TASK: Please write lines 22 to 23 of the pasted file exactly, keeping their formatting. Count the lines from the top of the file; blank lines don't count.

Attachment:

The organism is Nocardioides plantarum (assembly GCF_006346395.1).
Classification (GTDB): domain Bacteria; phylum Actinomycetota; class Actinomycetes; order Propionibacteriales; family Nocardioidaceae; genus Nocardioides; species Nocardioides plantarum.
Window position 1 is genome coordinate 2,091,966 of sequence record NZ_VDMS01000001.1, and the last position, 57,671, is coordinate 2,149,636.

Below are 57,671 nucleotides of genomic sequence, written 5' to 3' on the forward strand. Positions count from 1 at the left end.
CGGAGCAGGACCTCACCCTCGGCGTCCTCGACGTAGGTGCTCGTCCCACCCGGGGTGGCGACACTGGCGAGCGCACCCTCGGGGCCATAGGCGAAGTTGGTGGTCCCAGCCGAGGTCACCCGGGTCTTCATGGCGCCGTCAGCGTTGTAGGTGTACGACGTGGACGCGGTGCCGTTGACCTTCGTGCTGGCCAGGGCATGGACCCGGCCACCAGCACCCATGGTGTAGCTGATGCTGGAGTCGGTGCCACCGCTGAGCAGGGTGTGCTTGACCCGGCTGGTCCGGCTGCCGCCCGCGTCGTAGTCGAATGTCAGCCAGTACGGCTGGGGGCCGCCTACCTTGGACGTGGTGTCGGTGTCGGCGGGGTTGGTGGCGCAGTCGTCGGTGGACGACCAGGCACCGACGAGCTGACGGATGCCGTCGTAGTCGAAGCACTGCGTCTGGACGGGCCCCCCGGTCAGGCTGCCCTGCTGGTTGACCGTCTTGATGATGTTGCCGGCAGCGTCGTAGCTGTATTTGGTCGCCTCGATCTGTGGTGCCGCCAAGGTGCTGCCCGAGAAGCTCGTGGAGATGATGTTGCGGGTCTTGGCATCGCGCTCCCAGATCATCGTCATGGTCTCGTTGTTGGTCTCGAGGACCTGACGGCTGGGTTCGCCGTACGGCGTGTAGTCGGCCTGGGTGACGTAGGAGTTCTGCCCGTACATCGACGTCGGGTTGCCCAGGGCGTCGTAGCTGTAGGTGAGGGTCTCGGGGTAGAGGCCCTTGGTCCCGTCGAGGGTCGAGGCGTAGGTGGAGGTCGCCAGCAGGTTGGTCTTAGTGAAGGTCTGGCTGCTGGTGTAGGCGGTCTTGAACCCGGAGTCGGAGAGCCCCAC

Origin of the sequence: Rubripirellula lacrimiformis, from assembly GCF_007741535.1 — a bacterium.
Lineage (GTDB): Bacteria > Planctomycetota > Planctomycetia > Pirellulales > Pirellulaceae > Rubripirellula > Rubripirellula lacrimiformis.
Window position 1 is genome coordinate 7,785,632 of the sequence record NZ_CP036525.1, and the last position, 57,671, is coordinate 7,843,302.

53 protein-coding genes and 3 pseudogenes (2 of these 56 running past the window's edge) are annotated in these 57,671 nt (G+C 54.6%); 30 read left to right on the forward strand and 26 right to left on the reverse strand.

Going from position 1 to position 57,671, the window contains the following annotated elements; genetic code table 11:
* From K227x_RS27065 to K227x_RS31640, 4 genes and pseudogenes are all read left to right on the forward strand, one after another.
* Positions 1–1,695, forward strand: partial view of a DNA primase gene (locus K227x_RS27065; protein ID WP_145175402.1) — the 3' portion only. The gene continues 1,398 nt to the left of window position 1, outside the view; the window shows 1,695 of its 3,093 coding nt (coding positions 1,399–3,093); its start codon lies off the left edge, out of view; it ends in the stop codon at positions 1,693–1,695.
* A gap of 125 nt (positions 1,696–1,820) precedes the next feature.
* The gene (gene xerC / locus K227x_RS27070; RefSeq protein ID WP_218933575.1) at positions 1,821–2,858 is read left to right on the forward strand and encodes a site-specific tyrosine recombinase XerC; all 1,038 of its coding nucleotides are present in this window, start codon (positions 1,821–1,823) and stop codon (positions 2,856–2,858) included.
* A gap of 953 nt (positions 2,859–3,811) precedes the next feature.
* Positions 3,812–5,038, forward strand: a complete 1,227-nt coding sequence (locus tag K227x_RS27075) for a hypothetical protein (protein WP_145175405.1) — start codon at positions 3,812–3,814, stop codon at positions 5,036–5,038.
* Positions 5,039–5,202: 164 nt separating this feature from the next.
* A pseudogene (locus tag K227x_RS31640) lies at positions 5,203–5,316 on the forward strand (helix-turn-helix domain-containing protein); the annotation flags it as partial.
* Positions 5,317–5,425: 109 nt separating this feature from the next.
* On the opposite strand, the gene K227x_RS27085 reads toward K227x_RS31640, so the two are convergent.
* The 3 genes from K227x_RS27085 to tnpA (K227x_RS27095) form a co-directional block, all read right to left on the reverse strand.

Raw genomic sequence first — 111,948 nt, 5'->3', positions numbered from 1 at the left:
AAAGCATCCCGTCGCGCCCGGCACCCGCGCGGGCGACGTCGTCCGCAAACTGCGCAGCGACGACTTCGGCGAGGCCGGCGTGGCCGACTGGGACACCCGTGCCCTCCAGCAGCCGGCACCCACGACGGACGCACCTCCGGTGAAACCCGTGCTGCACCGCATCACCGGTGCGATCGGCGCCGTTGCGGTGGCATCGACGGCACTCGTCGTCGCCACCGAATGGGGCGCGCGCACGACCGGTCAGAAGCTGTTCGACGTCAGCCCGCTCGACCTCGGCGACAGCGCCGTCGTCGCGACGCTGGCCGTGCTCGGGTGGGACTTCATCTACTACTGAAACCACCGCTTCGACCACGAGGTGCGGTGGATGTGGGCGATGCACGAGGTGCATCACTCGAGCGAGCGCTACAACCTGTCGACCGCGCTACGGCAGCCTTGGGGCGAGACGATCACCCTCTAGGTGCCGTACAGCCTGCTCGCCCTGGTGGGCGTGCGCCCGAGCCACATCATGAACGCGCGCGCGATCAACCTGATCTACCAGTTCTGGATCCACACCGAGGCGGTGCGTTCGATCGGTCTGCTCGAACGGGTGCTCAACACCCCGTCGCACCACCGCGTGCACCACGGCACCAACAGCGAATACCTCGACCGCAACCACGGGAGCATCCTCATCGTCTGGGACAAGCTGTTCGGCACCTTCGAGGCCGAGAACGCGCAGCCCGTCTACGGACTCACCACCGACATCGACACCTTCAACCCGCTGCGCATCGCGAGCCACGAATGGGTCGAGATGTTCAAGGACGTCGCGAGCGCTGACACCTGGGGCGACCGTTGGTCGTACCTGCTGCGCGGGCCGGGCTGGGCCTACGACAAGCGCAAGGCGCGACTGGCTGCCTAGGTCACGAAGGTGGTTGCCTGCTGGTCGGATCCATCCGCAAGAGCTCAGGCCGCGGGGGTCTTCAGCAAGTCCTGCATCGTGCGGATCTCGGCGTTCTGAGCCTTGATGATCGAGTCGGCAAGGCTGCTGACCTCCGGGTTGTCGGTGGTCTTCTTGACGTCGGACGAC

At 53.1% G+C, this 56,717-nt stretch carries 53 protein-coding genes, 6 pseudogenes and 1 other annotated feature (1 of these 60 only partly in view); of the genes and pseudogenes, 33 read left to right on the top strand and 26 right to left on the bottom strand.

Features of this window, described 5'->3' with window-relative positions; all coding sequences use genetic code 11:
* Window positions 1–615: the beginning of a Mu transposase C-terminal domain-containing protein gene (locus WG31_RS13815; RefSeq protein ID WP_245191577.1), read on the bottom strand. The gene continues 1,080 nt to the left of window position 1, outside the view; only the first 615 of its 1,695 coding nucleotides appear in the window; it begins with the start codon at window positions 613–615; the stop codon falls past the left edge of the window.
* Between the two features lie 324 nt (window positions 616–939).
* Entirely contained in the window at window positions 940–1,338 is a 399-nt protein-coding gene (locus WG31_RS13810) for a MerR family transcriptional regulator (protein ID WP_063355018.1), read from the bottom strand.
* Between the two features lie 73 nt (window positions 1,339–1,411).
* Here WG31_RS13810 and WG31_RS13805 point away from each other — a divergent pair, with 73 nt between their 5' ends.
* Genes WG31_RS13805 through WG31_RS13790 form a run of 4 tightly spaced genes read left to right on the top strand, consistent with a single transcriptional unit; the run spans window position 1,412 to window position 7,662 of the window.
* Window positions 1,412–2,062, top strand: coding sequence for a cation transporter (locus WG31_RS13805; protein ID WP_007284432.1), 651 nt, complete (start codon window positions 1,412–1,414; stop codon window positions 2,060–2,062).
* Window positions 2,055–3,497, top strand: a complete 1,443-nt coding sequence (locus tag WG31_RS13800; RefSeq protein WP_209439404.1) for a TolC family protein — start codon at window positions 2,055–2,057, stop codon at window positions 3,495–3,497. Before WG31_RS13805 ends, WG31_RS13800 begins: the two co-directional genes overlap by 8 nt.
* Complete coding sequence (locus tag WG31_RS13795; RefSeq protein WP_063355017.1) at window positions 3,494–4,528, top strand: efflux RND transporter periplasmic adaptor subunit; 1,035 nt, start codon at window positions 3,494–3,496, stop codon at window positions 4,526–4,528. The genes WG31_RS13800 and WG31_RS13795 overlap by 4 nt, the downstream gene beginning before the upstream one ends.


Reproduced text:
Raw genomic sequence first — 111,948 nt, 5'->3', positions numbered from 1 at the left:
AAAGCATCCCGTCGCGCCCGGCACCCGCGCGGGCGACGTCGTCCGCAAACTGCGCAGCGACGACTTCGGCGAGGCCGGCGTGGCCGACTGGGACACCCGTGCCCTCCAGCAGCCGGCACCCACGACGGACGCACCTCCGGTGAAACCCGTGCTGCACCGCATCACCGGTGCGATCGGCGCCGTTGCGGTGGCATCGACGGCACTCGTCGTCGCCACCGAATGGGGCGCGCGCACGACCGGTCAGAAGCTGTTCGACGTCAGCCCGCTCGACCTCGGCGACAGCGCCGTCGTCGCGACGCTGGCCGTGCTCGGGTGGGACTTCATCTACTACTGAAACCACCGCTTCGACCACGAGGTGCGGTGGATGTGGGCGATGCACGAGGTGCATCACTCGAGCGAGCGCTACAACCTGTCGACCGCGCTACGGCAGCCTTGGGGCGAGACGATCACCCTCTAGGTGCCGTACAGCCTGCTCGCCCTGGTGGGCGTGCGCCCGAGCCACATCATGAACGCGCGCGCGATCAACCTGATCTACCAGTTCTGGATCCACACCGAGGCGGTGCGTTCGATCGGTCTGCTCGAACGGGTGCTCAACACCCCGTCGCACCACCGCGTGCACCACGGCACCAACAGCGAATACCTCGACCGCAACCACGGGAGCATCCTCATCGTCTGGGACAAGCTGTTCGGCACCTTCGAGGCCGAGAACGCGCAGCCCGTCTACGGACTCACCACCGACATCGACACCTTCAACCCGCTGCGCATCGCGAGCCACGAATGGGTCGAGATGTTCAAGGACGTCGCGAGCGCTGACACCTGGGGCGACCGTTGGTCGTACCTGCTGCGCGGGCCGGGCTGGGCCTACGACAAGCGCAAGGCGCGACTGGCTGCCTAGGTCACGAAGGTGGTTGCCTGCTGGTCGGATCCATCCGCAAGAGCTCAGGCCGCGGGGGTCTTCAGCAAGTCCTGCATCGTGCGGATCTCGGCGTTCTGAGCCTTGATGATCGAGTCGGCAAGGCTGCTGACCTCCGGGTTGTCGGTGGTCTTCTTGACGTCGGACGAC